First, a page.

Social Media as an Information Source

Have you thought of social media as an information source?

What sources to use for a research project depends on your research question. For primary research, social media analytics may very well enrich your project.

You can also find great secondary research articles from other people’s tweets and posts. Hashtag searching would be the equivalent to navigating the Dewey Decimal System.

Some psychologists are already using it for archival analysis. Writer Maria Konnikova from the New Yorker has a great article on social media serving as an online diary of our lives.

Social media explicitly provide data on sentiments – what we value, what annoys us, what scares us, what we hope for.

Implicitly, social media provide data on behaviors – how active or inactive we are on these platforms, how we interact with others, what we search for, etc.

Since personal identity is a huge part of joining many of these social networks, we outwardly put information about ourselves like our hometown, age, gender, religious preference, political beliefs, and favorite quotes. Accordingly, it can be a useful tool for information.

Of course, in doing research, we must always consider the limitations. It is important to keep in mind that social media are public. Since there is an audience, people will naturally post content and pictures that makes them look good. Social media posts cannot reveal everything about us, but they can reveal a glimpse of our lives, including our efforts to appear great. So even if social media tends to depict a biased, favorable picture of us, we can still learn something from that.

Google Classroom as an Alternative to Blackboard

For some educators, Google Classroom may be exactly what they have been looking for in terms of organization and social connectivity. What is Google Classroom, you may ask? If you are familiar with Blackboard and Facebook, Google Classroom is the hybrid of these two platforms. Through a clean and easy to navigate site, Google Classroom provides one space where educators can post assignments, provide grades, and field questions from students.

The ability to interact with students is what makes Google Classroom a social medium.

It is also very transparent, meaning that the educator can see when students are working on their assignments, how many students are working on their assignments, and how many students turn them in. In turn, the student can view the teacher’s edits.

I was introduced to Google Classroom by a middle school teacher working at a gifted school. After she showed me all the features, I thought: “Wow, I could totally see my university professors and classmates being happy to use this.” It is so content-friendly, any moderator of a group can use it.

Some educators are trying to enhance the learning experience by providing the class with an opportunity to contribute outside of the classroom via Facebook. There are mixed reviews about this practice. On the one hand, research suggests that you are more likely to contribute to platforms with a strong emphasis on personal identity. On the other hand, Facebook can get clunky with comments fast. This dilemma is why Google Classroom may be a better alternative for Blackboard and Facebook users alike.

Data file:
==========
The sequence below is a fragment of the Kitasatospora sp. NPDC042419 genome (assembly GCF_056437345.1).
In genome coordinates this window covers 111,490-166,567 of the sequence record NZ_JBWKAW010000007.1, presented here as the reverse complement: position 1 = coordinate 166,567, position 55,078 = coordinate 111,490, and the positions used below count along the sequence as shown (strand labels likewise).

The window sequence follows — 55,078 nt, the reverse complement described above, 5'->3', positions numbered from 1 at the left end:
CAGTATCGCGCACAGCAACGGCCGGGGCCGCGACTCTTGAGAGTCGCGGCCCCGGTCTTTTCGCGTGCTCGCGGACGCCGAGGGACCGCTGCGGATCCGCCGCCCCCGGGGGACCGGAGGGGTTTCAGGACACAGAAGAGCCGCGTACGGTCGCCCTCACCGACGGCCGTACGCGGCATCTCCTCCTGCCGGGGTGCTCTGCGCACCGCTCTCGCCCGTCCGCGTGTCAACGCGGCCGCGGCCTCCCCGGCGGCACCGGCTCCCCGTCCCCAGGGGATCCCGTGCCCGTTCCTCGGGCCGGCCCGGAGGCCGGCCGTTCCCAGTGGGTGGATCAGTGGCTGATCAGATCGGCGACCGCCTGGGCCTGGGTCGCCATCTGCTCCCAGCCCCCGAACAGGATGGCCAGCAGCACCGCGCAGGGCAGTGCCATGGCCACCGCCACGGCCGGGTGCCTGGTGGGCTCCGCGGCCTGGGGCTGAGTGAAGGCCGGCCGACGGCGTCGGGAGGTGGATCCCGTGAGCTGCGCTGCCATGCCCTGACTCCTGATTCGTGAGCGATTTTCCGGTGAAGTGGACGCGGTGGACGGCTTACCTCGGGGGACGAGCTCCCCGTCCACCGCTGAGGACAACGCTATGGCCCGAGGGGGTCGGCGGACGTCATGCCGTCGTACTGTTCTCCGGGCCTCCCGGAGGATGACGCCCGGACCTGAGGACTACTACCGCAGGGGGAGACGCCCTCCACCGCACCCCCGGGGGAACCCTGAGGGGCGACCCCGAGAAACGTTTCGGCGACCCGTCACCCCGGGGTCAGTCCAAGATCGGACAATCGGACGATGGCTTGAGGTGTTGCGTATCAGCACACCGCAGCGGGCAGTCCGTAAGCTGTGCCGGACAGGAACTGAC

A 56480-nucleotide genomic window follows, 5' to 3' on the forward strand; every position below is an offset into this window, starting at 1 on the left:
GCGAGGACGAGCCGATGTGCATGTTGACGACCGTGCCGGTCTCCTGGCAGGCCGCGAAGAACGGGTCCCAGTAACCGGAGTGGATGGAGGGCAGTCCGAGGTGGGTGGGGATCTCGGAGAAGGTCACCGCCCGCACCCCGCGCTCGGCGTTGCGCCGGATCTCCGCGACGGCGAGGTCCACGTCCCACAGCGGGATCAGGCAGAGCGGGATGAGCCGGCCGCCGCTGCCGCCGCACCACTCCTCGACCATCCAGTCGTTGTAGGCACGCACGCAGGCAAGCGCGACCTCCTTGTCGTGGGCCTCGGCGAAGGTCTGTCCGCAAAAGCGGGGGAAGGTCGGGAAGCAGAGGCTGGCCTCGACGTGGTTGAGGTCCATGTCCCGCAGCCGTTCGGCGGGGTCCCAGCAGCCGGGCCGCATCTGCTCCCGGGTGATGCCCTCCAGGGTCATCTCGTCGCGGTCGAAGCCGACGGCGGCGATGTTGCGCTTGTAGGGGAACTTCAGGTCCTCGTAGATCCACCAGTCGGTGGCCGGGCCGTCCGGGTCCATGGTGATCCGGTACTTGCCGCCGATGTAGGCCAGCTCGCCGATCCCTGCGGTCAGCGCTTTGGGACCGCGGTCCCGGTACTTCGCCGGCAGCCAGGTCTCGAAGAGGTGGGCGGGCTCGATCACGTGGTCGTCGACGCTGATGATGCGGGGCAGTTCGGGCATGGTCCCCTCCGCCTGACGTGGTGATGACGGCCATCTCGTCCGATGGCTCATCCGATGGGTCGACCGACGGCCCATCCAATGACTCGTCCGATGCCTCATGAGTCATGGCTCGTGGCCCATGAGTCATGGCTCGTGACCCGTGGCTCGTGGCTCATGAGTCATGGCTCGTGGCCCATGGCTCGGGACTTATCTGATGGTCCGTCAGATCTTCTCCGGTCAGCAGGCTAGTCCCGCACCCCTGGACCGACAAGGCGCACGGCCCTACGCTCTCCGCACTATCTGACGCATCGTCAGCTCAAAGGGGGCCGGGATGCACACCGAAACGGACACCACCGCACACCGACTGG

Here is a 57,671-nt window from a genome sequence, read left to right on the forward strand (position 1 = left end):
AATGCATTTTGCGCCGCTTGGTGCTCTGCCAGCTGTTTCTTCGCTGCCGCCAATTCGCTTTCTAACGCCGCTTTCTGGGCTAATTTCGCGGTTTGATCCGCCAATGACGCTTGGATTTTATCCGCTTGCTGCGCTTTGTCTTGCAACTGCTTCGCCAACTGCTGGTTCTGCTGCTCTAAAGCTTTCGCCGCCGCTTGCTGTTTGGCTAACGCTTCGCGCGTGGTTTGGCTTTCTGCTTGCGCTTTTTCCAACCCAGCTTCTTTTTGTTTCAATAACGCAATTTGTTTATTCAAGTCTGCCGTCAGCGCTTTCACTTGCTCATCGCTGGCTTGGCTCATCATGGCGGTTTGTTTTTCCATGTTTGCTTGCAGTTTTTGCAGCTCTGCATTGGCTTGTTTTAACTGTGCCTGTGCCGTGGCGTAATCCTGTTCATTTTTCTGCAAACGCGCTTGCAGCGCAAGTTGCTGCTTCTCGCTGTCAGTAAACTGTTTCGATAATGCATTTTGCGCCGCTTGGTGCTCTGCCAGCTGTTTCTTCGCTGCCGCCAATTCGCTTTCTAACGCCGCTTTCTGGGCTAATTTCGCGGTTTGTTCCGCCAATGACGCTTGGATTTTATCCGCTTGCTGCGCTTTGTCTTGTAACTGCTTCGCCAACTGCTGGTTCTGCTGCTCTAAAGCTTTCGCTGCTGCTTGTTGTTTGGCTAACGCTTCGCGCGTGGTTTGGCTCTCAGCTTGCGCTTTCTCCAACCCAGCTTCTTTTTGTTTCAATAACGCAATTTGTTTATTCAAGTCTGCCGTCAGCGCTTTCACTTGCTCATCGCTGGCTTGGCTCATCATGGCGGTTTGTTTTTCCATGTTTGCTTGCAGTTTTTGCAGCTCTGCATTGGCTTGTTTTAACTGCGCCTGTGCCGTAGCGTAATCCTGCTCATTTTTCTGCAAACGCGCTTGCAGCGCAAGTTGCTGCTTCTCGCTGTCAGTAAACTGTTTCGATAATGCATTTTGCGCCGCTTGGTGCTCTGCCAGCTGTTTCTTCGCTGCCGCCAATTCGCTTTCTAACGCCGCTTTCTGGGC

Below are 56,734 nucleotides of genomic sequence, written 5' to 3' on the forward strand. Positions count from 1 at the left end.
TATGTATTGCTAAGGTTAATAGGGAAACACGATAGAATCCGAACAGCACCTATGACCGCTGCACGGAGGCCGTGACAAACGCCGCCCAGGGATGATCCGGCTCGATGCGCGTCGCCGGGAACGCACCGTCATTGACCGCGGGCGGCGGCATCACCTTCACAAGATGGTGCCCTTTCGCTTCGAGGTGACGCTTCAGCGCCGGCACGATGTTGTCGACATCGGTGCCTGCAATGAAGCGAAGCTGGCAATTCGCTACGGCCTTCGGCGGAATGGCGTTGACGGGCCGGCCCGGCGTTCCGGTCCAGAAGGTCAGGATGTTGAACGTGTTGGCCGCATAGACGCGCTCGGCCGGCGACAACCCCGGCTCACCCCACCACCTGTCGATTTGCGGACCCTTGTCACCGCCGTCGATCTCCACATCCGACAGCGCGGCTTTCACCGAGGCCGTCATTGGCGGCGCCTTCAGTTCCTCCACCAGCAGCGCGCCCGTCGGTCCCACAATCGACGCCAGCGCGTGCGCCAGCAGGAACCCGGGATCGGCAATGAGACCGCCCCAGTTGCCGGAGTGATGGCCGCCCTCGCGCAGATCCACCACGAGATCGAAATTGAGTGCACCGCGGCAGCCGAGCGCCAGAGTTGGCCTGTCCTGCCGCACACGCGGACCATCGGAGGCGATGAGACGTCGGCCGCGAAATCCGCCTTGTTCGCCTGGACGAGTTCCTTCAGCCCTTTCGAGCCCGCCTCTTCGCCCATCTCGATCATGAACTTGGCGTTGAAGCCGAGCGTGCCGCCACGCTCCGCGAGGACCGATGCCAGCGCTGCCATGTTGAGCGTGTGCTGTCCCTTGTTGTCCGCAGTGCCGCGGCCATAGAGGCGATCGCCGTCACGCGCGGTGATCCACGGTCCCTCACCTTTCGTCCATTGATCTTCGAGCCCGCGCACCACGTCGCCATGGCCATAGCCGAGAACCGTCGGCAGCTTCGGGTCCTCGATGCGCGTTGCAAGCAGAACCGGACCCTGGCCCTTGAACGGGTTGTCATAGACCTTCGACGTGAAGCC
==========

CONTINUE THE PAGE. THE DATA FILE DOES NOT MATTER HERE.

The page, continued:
How to Use Twitter in Different Kinds of Classrooms

It may be easy to imagine Twitter in a social media class, but would Twitter be an effective way to gain critical thinking skills in every academic subject? While it certainly depends on the professor’s preferences and teaching style, school environment, students etc., Twitter certainly has the potential to be compatible in the academic classroom. Here is a list of ideas on how to enhance learning with the use of Twitter across a multitude of academic subjects:

English Literature: The beauty of English literature is the study of how words matter. Since tweets have a limit of 140 characters, Twitter users are challenged to make an impact with their words, hashtags, and punctuation. Accordingly, professors can assign students to: 

  • Write a poem.
  • Create a fictional Twitter profile for a character in a book the class is currently reading.
  • Find examples of books, plays, and poems referenced into modern movies, TV shows, and ads.

More examples here.

Mathematics: To those who love math, there are many math educators active on Twitter who post about computer programs, business, achievements, math problems, and puzzles. Assign students to:

  • Connect students to BestCollegeOnline.com’s link to 50 math-related Twitter feeds.
  • Graph their Tweet stats.

Philosophy: To supplement in-depth readings and discussions of philosophical texts, assign students to:

Environmental History: the study of ecosystems on a natural, economic, and cultural level involves many academic disciplines. In addition to a research-based paper exploring the evolution of a commodity, assign students to:

  • Track how the many parts that go into their selected commodity (Egyptian cotton, coffee from a farm in Columbia, Montblanc pens, etc.)  are used around the world.